But now two additional charges have been filed by a second grand jury. Conspiracy is involved, taking things to a whole other level, including the possibility of jail time. The prospect of "The Hammer" duck-walking in orange polyester to a Texas prison cell may warm progressive hearts everywhere. But there's a much deeper message here about the case of Valerie Plame.
IN THESE TIMES
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A federal court decision forces Voices in the Wilderness to disband
By Erin Polgreen October 4, 2005
After 10 years of delegations, peace activism and non-violent protest, Chicago-based Voices in the Wilderness (VitW) was silenced on August 12, when a federal judge ordered the group to pay a $20,000 civil penalty for delivering medical supplies to Iraq without a permit.
By Larry Johnson
The investigation into who in the Bush Administration leaked the name of CIA non-official cover case officer, Valerie Plame aka Mrs. Joseph Wilson, is winding down. Unfortunately the media is primed to paint the outing of Valerie as a non-issue if no indictments are forthcoming. Regardless of whether anyone in the Bush Administration is indicted, what was done to Valerie Plame Wilson was wrong and morally reprehensible. Rather than hold members of his Administration to the highest ethical and moral standards, President George W. Bush has not only lowered lowered the standard of acceptable conduct by members of his Administration, his actions and inactions have weakened the CIA and its ability to accomplish its various national security missions.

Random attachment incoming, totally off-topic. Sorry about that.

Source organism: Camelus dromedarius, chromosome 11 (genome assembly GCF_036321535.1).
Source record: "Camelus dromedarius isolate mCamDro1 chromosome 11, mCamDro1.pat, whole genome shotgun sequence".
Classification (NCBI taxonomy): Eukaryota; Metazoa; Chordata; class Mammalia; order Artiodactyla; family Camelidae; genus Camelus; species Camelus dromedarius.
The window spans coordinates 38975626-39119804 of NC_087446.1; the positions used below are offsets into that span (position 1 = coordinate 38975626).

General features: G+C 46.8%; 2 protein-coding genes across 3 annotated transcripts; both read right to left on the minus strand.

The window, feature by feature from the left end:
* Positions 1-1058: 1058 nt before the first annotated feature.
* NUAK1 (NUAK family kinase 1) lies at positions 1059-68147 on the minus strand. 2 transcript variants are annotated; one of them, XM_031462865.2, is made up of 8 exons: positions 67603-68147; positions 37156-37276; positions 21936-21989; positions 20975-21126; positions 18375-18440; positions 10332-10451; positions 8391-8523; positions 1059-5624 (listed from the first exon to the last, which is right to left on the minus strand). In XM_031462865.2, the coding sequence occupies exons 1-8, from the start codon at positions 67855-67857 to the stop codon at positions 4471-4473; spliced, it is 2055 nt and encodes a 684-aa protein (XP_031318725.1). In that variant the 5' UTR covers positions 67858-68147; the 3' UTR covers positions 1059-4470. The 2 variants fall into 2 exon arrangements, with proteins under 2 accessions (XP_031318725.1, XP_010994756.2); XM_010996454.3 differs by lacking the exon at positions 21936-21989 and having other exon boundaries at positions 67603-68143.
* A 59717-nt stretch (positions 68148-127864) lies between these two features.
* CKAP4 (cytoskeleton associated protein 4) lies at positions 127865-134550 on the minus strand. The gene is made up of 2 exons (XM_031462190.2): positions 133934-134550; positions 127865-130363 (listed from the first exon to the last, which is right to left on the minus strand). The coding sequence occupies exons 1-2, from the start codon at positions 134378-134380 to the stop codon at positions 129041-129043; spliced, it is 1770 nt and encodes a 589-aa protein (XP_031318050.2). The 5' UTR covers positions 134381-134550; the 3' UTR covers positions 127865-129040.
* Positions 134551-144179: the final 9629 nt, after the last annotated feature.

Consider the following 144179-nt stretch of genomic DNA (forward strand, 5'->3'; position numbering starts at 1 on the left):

C.I.A. Chief Refuses to Seek Discipline for 9/11 Officials
The New York Times
by DOUGLAS JEHL
WASHINGTON, Oct. 5 -- The C.I.A. will not pursue disciplinary action against George J. Tenet, a former director, or anyone else among current or former officials singled out by an inspector general for poor performance on counterterrorism before Sept. 11, 2001, the agency said today.
The decision by the agency's current director, Porter J. Goss, signifies an end to nearly four years of inquiries into the agency's performance before the Sept. 11 attacks. It means that no current or former officer will be reprimanded for his performance, despite what the inspector general, John L. Helgerson, concluded were serious shortcomings in advance of the attacks.
By David Phinney
Jing Soliman left his family in the Philippines for what sounded like a sure thing - a job as a warehouse worker at Camp Anaconda in Iraq. His new employer, Prime Projects International (PPI) of Dubai, is a major, but low-profile, subcontractor to Halliburton's multi-billion-dollar deal with the Pentagon to provide support services to US forces.